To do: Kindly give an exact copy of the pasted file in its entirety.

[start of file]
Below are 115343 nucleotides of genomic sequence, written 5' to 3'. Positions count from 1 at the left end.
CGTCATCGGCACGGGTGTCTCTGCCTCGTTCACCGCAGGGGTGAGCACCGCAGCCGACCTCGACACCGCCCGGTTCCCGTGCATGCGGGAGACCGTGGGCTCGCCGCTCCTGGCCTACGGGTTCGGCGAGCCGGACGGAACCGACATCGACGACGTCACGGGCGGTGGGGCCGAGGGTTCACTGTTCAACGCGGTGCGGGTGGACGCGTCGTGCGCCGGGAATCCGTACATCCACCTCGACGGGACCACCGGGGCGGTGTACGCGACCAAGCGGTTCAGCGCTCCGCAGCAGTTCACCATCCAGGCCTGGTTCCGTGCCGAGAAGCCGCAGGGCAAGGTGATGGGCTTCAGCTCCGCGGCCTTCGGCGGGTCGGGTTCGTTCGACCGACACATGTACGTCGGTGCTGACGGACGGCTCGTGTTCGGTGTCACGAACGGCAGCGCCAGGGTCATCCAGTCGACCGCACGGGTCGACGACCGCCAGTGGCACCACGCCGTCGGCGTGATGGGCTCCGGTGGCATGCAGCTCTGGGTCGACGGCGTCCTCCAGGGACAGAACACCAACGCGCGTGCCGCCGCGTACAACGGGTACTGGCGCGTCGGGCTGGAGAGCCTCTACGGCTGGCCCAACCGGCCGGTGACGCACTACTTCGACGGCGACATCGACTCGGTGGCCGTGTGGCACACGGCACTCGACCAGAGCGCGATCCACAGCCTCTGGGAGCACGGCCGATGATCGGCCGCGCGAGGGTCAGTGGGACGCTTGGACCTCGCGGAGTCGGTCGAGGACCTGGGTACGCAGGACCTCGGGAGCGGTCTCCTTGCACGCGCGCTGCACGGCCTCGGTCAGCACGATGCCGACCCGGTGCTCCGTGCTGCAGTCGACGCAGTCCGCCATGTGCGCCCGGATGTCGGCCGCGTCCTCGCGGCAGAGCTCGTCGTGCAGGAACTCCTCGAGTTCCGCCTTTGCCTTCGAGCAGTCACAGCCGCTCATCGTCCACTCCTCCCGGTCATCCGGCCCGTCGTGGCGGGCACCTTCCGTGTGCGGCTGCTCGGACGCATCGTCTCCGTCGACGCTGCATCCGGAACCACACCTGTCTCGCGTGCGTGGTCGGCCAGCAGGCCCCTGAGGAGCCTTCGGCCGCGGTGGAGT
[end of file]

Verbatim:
Below are 115343 nucleotides of genomic sequence, written 5' to 3'. Positions count from 1 at the left end.
CGTCATCGGCACGGGTGTCTCTGCCTCGTTCACCGCAGGGGTGAGCACCGCAGCCGACCTCGACACCGCCCGGTTCCCGTGCATGCGGGAGACCGTGGGCTCGCCGCTCCTGGCCTACGGGTTCGGCGAGCCGGACGGAACCGACATCGACGACGTCACGGGCGGTGGGGCCGAGGGTTCACTGTTCAACGCGGTGCGGGTGGACGCGTCGTGCGCCGGGAATCCGTACATCCACCTCGACGGGACCACCGGGGCGGTGTACGCGACCAAGCGGTTCAGCGCTCCGCAGCAGTTCACCATCCAGGCCTGGTTCCGTGCCGAGAAGCCGCAGGGCAAGGTGATGGGCTTCAGCTCCGCGGCCTTCGGCGGGTCGGGTTCGTTCGACCGACACATGTACGTCGGTGCTGACGGACGGCTCGTGTTCGGTGTCACGAACGGCAGCGCCAGGGTCATCCAGTCGACCGCACGGGTCGACGACCGCCAGTGGCACCACGCCGTCGGCGTGATGGGCTCCGGTGGCATGCAGCTCTGGGTCGACGGCGTCCTCCAGGGACAGAACACCAACGCGCGTGCCGCCGCGTACAACGGGTACTGGCGCGTCGGGCTGGAGAGCCTCTACGGCTGGCCCAACCGGCCGGTGACGCACTACTTCGACGGCGACATCGACTCGGTGGCCGTGTGGCACACGGCACTCGACCAGAGCGCGATCCACAGCCTCTGGGAGCACGGCCGATGATCGGCCGCGCGAGGGTCAGTGGGACGCTTGGACCTCGCGGAGTCGGTCGAGGACCTGGGTACGCAGGACCTCGGGAGCGGTCTCCTTGCACGCGCGCTGCACGGCCTCGGTCAGCACGATGCCGACCCGGTGCTCCGTGCTGCAGTCGACGCAGTCCGCCATGTGCGCCCGGATGTCGGCCGCGTCCTCGCGGCAGAGCTCGTCGTGCAGGAACTCCTCGAGTTCCGCCTTTGCCTTCGAGCAGTCACAGCCGCTCATCGTCCACTCCTCCCGGTCATCCGGCCCGTCGTGGCGGGCACCTTCCGTGTGCGGCTGCTCGGACGCATCGTCTCCGTCGACGCTGCATCCGGAACCACACCTGTCTCGCGTGCGTGGTCGGCCAGCAGGCCCCTGAGGAGCCTTCGGCCGCGGTGGAGT